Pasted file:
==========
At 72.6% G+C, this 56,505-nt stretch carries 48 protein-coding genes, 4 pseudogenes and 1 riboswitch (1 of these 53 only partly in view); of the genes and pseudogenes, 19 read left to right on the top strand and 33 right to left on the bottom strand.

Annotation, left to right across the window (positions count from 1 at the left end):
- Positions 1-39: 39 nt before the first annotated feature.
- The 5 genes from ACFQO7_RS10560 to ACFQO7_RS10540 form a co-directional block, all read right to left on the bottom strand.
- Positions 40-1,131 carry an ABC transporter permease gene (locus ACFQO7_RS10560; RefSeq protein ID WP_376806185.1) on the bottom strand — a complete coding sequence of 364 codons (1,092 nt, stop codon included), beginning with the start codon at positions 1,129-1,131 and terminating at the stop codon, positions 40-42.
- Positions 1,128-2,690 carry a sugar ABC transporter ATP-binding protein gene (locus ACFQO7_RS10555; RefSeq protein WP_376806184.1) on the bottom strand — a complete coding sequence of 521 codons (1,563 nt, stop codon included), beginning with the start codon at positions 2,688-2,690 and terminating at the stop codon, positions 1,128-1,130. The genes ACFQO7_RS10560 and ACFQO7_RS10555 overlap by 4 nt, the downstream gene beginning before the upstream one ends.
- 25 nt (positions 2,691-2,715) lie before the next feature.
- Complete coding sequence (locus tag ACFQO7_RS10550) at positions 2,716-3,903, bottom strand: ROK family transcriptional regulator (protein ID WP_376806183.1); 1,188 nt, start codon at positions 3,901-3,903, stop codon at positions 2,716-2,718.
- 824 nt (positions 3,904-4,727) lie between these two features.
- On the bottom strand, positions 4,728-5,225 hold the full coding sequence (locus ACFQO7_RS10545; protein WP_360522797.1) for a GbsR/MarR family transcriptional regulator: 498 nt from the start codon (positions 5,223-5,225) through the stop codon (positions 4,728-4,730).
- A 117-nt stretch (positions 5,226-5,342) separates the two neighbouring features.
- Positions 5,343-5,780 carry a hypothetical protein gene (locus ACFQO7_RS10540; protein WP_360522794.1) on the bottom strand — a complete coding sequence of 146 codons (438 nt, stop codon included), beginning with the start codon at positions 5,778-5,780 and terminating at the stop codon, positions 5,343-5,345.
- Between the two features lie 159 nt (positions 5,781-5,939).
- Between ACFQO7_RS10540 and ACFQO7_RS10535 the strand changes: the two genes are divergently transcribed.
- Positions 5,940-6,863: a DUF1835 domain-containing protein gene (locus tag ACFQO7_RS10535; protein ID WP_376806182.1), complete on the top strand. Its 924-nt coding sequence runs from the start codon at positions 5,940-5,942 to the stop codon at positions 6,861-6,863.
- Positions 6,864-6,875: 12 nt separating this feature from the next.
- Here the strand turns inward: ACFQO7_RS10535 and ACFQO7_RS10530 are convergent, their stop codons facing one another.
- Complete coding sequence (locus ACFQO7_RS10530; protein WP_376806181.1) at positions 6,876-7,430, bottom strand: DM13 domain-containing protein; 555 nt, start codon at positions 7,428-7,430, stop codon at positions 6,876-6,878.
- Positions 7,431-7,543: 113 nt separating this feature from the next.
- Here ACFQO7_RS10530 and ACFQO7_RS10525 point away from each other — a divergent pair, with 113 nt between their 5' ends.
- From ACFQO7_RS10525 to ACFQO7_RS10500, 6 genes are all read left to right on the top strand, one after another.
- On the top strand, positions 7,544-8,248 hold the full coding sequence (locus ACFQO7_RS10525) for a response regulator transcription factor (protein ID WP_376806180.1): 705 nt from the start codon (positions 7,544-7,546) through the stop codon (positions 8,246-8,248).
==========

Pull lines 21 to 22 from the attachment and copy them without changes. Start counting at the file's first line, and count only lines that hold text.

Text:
- From ACFQO7_RS10525 to ACFQO7_RS10500, 6 genes are all read left to right on the top strand, one after another.
- On the top strand, positions 7,544-8,248 hold the full coding sequence (locus ACFQO7_RS10525) for a response regulator transcription factor (protein ID WP_376806180.1): 705 nt from the start codon (positions 7,544-7,546) through the stop codon (positions 8,246-8,248).